Are Important First Amendment Rights Books Valuable?












(A quick note to our loyal viewers from outside this country: When the Constitution of the United States was adopted in 1787, it became immediately clear that it failed to address certain key issues, and work was started on a group of amendments. The first ten of these (which we call our "Bill of Rights") was ratified by the states in 1791. The First Amendment stated roughly: Congress shall make no law infringing on freedom of religion, freedom of assembly, freedom of the press or freedom of individual speech. This might seem straightforward, but we have been grappling with the concept ever since.)

The reason that obscenity laws eventually began failing in the 1950's and 60's was the concept that, while thousands of men had gladly taken it upon themselves to tell others what was "obscene," no man wanted someone else to make that determination for him. Unfortunately, the courts do not make their decisions based on concepts, but only on points of law. If "obscenity" was an "individual" notion that could not be defined in legal terms to include ALL people, then that definition could not stand under the First Amendment. It took decades and several court cases to bear this out.

I include the first scan (a hardcover book) only because it is the most famous court case. My volume lists copyright dates only for the introduction by Mark Schorer (a literary art critic) and a letter from Archibald MacLeish (author, poet and head of the Library of Congress). MacLeish noted that the only reason for printing this "unexpurgated edition" was to test its artistic merits in a U.S. court of law. He further said that they fully expected the books to be seized, and that in his opinion, the novel passed the test as literary "art." Schorer's introduction said the same. This was rather a stroke of genius. In court, a book is treated like a person, so this volume was at least able to testify in its own behalf.

The Judge drew heavily from previous cases: Roth & Ulysses. His decision preceded Memoirs.

For this book, at least, relatively inexpensive copies are available. But, of course, the novel had been around since 1928. (Click HERE if you think the U.S. was the only country struggling with these concepts.)


Now, paperbacks are different. The paperback originals shown here are all first printings ... okay, in most cases, they're the ONLY printings. For these books, there were very rarely follow-on editions. On top of that, paperbacks meant for "adults only" were often read and disposed of, unlike their mainstream hardcover counterparts. So, now rarity enters into the equation.

These first two books, Shame Agent and Lust Pool, were the basis for the landmark Supreme Court case, Redrup v. New York, in which the concept of "obscenity" was finally brought to its knees. It led to President Lyndon Johnson, in 1970, ordering a President's Commission on Obscenity and Pornography, which recommended no restrictions for adults buying books. (As you can read, the U.S. Congress disagreed, but they could "make no law restricting ....")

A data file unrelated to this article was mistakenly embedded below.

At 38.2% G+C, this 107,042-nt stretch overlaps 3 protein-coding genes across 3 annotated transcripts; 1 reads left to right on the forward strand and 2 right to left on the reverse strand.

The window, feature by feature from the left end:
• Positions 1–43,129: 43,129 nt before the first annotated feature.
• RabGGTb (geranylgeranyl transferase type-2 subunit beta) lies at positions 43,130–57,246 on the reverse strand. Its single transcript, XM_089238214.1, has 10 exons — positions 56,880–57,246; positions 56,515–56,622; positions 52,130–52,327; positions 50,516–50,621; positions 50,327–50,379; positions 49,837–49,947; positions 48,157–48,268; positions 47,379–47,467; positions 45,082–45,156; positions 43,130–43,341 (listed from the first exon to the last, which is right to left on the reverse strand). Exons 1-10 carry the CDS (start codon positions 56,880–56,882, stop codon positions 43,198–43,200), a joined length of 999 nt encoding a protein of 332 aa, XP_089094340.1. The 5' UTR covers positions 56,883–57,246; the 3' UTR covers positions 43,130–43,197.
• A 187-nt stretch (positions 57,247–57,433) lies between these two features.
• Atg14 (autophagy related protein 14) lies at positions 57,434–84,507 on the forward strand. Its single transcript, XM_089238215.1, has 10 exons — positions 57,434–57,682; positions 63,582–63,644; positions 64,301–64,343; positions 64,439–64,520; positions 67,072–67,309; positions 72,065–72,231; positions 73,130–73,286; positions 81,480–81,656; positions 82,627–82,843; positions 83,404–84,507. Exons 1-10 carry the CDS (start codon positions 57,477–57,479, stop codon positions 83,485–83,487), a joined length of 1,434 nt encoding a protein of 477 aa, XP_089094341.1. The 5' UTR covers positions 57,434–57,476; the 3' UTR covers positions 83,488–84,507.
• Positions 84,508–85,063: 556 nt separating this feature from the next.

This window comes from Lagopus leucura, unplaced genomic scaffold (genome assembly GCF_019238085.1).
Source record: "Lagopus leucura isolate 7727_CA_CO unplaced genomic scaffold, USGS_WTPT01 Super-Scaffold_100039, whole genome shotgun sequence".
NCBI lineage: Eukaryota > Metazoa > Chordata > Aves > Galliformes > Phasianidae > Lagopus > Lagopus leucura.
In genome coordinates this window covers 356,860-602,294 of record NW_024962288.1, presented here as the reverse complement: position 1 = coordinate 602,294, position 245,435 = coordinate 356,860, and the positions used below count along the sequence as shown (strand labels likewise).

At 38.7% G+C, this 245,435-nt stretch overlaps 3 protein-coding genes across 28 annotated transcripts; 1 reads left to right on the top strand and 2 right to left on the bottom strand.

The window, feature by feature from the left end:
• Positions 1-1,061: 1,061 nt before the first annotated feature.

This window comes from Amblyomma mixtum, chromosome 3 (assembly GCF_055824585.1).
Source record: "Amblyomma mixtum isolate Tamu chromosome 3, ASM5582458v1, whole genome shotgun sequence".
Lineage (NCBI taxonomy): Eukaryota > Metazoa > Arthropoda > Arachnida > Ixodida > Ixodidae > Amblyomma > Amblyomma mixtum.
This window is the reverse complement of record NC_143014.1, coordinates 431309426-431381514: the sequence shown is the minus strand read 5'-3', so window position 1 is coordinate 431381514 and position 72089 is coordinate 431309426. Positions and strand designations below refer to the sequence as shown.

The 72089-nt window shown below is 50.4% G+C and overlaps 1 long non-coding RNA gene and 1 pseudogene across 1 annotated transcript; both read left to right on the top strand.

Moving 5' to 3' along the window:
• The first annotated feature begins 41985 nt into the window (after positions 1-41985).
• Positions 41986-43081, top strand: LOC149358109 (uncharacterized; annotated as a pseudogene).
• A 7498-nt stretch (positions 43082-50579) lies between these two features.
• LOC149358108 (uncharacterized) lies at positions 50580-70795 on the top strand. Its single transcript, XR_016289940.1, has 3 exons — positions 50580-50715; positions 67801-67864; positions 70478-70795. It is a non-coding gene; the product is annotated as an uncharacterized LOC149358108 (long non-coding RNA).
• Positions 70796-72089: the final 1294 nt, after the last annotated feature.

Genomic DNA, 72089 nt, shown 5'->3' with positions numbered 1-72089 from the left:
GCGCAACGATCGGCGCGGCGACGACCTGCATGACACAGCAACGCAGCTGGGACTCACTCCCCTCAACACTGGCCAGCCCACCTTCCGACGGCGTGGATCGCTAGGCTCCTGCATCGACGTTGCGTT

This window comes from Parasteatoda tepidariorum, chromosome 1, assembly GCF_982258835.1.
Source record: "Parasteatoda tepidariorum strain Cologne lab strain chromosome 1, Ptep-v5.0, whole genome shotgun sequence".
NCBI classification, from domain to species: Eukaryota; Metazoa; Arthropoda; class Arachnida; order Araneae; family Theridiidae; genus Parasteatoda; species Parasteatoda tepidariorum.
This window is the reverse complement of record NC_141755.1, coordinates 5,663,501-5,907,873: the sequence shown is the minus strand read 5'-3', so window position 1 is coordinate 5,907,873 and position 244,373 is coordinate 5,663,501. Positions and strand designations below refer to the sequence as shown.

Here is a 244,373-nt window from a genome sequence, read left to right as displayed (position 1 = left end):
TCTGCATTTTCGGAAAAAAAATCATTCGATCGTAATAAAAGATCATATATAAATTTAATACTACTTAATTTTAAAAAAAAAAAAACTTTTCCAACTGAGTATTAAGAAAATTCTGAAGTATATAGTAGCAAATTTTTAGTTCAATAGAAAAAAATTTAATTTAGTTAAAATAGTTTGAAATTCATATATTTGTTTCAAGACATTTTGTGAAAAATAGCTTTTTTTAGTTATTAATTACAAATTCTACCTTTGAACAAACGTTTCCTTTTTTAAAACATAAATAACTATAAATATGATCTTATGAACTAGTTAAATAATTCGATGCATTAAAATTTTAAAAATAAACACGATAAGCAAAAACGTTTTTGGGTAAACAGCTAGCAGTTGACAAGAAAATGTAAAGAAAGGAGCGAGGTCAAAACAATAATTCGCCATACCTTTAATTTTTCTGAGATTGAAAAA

At the bottom of that last article, you will read the names William Hamling and Earl Kemp, who published those books under two of Hamling's Greenleaf Publishing labels. Kemp talks about the case briefly in his online fanzine (the middle of that page). (The image of Lust Pool on this page is from Earl's website.)

Are these two books valuable because they are important 1st Amendment books? I don't know. At the time of this writing, I can't find any copies for sale. This copy of Shame Agent is from my own collection. I don't remember what I paid for it, but I know it had not been advertised as a book connected to an important court case.

The last scans shown at left: Decisive Years, WAS reprinted, at least once. This is Fabian Z100, which was reprinted as Fabian ZR1 with an almost identical cover. Sex Life of a Cop (Saber SA-11) was looked on very harshly by California legal officials. And there's Joy Killer (Vega V-4).  These were the three books "on trial" for obscenity during People v. Aday, heard in 1964 by the California Appellate Court. The trial was influential in later cases. After Publisher Sanford Aday eventually won his case, he published a "Special Edition" of Saber SA-11, touting his victory (scan courtesy of CultMags).

Once again, these books ARE available to the buying public ... but few of the sellers are marketing them as important 1st Amendment books (and undoubtedly don't know that they are).

Cases following "Redrup" mostly had to do with magazines and the pictures or comments they contained.


Many thanks to Frank Motler, who provided scans and links.